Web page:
L.A. County won’t be fully vaccinated until 2022 unless pace improves, officials warn
There is growing concern that Los Angeles County residents won’t be fully inoculated against COVID-19 until next year unless supplies of approved vaccines get a major boost.
L.A. and the rest of the nation are struggling to get enough vaccine to meet swelling demand, especially after California allowed people 65 and older to gain access to the inoculations. But while many are clamoring for the vaccine, officials say they are getting only a fraction of what they need.
Dr. Paul Simon, chief science officer for the Los Angeles County Department of Public Health, said that if weekly vaccine shipments were to increase to 500,000 doses, the county could potentially immunize 75% of its adult population by midsummer.
At the current rate, though, he said the “vaccination effort will likely extend well into 2022.”
Mayor Eric Garcetti said that while the pace of vaccinations will probably accelerate as more doses become available and additional vaccines are approved, the math is challenging in a county of some 10 million people.
Both vaccines approved for public use in the United States — from Pfizer-BioNTech and Moderna — require two doses administered weeks apart. So, Garcetti said, for “the 7.5 million of the 10 million people that the Department of Public Health at the county level expects to get a vaccination,” 15 million doses are required.
The county has been receiving an average of 160,000 doses a week, he said.
Even with the 853,650 doses the county had received by Wednesday, there’s a daunting gap of nearly 14.2 million. At the rate of delivery Garcetti cited, it would take about 88 weeks for enough vaccine to arrive to serve all Angelenos who need it.
Tens of thousands of people face confusion, contradiction and chaos amid the state’s uneven vaccine rollout.
Garcetti said he’s confident that manufacturers will be able to ramp up to meet the demand and that the potential arrival of additional vaccines undergoing review — including one from Oxford University and AstraZeneca and a single-dose offering developed by Johnson & Johnson — will boost the supply further.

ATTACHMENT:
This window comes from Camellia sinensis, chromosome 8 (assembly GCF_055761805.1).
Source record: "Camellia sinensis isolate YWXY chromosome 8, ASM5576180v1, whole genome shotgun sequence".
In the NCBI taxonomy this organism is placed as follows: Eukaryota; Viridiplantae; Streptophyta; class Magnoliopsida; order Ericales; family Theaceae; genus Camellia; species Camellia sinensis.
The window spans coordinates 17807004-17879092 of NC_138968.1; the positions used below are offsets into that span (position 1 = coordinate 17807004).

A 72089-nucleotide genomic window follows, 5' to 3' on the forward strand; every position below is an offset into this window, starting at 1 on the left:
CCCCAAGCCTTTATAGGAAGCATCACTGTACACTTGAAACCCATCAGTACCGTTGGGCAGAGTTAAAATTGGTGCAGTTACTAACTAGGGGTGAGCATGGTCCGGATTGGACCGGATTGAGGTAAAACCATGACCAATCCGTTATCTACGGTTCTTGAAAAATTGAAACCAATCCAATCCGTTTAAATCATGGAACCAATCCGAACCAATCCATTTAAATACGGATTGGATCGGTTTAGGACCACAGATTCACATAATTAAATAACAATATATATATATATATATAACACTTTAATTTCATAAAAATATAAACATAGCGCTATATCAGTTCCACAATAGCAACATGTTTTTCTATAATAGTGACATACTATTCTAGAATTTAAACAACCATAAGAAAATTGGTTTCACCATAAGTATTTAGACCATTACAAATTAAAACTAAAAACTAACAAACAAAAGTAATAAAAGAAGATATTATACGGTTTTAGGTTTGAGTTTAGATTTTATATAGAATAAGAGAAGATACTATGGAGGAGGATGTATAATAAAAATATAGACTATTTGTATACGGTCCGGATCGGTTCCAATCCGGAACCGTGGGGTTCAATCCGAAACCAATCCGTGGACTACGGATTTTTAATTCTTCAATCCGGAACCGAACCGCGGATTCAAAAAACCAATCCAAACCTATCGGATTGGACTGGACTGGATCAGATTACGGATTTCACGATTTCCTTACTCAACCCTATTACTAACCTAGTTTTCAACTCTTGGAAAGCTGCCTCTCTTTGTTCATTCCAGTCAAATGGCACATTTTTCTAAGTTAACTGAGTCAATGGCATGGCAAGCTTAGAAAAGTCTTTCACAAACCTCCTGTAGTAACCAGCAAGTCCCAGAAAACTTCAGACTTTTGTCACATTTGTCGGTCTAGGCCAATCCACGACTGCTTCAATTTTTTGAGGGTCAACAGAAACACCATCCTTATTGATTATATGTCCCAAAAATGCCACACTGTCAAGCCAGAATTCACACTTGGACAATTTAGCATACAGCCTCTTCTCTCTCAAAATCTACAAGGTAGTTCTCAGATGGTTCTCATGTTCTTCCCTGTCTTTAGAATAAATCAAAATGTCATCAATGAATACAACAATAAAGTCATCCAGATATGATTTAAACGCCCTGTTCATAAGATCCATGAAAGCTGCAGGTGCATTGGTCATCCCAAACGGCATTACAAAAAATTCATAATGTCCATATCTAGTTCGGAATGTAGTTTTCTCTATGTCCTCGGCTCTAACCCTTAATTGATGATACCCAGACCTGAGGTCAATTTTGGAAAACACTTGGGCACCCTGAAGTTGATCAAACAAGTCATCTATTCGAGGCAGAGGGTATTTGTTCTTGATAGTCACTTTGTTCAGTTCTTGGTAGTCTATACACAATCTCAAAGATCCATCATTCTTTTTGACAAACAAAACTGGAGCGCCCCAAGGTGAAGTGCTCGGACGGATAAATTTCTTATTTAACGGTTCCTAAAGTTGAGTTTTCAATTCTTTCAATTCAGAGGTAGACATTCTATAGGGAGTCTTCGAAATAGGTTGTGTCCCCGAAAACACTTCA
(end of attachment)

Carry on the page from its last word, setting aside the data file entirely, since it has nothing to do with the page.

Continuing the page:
“We are ready to do more here,” he said. “It’s going to be a sad day when I stand here saying, ‘Dodger Stadium has the capacity to take in 12,000 people, but we only have vaccines for 2,000.’”
Given the enormous need in the nation’s most populous county, even administering doses to priority groups could be a months-long undertaking unless the supply situation improves.
“If you take the calculation of what the county is getting each week — about 160,000 — and you just look at the number of healthcare workers and seniors, we won’t get through them until June,” Garcetti said.
Vaccinating Californians 65 and older may last till June, pushing back timetable for others
The state is receiving about 300,000 to 500,000 COVID-19 doses each week, a pace that would take months for priority list residents to get vaccinated.
Health officials across California have expressed frustration at the pace of vaccine deliveries, saying they have plenty of capacity and personnel available but there are nowhere near enough shots to go around.
“We just are not receiving enough vaccine doses to move as quickly as we, and you, would like us to,” L.A. County Public Health Director Barbara Ferrer said this week.
Another problem is that the amount delivered to health agencies has varied week by week; officials say this makes long-term vaccination planning and scheduling of appointments difficult, if not impossible.
“We’re challenged by the unpredictability of the supply each week,” Simon said. “And so we really have to wait and see how much we’re going to be allocated before our providers can start making appointments with their patients.”
Officials in San Francisco warned this week that its public health department was at risk of running out of COVID-19 vaccines, after the city’s allocation dropped substantially from a week ago and doses that had to be set aside were not replaced.